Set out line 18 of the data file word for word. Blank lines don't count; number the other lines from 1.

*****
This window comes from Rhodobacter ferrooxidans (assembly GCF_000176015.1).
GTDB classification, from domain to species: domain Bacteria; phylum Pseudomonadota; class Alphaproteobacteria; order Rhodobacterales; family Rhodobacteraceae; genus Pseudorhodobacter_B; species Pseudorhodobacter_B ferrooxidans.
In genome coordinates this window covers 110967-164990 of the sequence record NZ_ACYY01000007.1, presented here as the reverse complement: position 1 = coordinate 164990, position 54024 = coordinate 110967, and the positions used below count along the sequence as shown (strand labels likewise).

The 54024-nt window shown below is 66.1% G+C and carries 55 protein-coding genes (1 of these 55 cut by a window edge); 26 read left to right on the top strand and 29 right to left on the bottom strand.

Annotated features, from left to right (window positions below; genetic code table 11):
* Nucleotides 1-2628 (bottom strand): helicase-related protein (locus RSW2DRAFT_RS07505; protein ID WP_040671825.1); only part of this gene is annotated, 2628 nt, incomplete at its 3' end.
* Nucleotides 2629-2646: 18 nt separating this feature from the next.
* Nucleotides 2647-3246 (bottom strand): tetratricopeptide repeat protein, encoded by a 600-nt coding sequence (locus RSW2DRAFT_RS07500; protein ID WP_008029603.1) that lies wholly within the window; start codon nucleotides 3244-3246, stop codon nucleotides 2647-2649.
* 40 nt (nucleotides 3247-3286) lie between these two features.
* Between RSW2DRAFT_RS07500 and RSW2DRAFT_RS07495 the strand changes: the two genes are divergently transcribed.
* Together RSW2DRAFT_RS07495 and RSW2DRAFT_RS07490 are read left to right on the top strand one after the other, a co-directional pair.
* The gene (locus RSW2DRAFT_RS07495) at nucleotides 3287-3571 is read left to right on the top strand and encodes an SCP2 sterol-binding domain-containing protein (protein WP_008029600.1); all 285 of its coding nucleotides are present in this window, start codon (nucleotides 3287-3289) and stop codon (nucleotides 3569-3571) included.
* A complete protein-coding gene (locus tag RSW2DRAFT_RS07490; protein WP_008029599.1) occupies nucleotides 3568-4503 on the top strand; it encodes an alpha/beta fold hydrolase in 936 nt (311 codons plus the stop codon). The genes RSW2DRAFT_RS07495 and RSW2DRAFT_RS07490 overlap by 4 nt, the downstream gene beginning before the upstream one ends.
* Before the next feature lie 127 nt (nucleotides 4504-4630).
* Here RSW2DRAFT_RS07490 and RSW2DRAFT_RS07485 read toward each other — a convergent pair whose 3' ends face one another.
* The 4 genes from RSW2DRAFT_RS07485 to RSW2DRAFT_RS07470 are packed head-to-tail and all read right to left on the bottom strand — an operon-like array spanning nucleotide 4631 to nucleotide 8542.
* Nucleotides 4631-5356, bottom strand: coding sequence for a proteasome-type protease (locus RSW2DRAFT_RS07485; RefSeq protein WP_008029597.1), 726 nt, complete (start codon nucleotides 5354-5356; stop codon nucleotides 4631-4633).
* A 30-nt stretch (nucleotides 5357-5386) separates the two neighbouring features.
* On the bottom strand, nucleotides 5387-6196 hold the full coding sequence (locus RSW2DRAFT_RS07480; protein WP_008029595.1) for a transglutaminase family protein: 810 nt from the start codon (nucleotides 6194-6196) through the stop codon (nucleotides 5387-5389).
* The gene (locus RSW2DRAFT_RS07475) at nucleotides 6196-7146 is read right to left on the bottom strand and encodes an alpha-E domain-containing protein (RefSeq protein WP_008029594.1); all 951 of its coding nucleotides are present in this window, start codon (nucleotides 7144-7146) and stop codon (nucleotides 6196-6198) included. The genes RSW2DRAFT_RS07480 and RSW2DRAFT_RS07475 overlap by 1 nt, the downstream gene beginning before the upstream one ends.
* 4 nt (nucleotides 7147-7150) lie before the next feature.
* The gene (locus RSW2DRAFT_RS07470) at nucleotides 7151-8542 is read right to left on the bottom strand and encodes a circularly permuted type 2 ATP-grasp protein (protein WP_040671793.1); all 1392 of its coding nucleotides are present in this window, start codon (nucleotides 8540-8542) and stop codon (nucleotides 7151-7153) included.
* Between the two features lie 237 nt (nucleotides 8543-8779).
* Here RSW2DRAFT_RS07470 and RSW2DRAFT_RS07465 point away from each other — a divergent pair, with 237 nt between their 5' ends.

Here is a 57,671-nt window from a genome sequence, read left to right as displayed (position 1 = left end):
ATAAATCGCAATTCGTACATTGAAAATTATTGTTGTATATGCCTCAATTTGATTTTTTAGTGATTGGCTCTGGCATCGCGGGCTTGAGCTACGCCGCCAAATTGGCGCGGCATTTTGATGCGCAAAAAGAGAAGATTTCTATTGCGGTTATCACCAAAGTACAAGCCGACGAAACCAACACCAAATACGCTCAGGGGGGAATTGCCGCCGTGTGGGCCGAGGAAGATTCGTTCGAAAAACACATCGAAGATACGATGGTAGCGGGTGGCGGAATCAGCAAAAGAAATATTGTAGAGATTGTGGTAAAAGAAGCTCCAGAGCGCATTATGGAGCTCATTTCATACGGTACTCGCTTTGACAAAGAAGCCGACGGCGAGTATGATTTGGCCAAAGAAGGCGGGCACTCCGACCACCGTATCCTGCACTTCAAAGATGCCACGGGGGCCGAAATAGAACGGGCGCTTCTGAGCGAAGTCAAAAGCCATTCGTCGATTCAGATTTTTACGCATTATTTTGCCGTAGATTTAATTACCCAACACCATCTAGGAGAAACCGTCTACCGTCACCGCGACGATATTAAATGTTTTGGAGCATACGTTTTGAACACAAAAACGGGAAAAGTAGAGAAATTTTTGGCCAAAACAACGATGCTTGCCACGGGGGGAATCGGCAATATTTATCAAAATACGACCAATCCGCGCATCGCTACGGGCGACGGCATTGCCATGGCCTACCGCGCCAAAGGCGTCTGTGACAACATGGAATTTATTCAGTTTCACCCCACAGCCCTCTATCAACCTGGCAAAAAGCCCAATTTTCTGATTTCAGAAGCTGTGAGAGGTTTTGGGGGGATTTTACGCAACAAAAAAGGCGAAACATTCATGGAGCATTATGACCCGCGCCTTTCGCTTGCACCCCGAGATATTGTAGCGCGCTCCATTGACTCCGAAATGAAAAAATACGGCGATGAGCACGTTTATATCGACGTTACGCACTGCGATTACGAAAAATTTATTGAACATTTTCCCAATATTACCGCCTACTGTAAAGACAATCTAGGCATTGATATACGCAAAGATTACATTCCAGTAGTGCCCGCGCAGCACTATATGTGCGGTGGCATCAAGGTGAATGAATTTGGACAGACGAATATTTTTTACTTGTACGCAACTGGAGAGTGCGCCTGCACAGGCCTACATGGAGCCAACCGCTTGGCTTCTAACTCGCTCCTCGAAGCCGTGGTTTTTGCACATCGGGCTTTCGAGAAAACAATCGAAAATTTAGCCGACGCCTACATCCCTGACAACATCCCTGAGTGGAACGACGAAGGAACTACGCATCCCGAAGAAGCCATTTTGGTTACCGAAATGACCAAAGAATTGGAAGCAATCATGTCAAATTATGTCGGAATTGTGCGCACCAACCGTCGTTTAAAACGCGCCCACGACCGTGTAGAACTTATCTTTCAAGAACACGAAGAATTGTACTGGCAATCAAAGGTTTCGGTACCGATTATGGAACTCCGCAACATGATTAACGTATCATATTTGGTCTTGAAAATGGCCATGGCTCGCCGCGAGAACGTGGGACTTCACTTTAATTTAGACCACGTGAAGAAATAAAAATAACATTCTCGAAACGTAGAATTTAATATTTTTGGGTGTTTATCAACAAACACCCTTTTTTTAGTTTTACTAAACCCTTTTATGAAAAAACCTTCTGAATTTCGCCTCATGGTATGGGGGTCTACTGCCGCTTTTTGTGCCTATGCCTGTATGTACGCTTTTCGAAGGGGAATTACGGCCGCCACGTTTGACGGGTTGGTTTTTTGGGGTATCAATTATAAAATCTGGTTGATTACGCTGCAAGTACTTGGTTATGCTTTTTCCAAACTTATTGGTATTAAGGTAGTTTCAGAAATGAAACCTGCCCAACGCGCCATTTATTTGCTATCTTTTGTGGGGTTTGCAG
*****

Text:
* A 30-nt stretch (nucleotides 5357-5386) separates the two neighbouring features.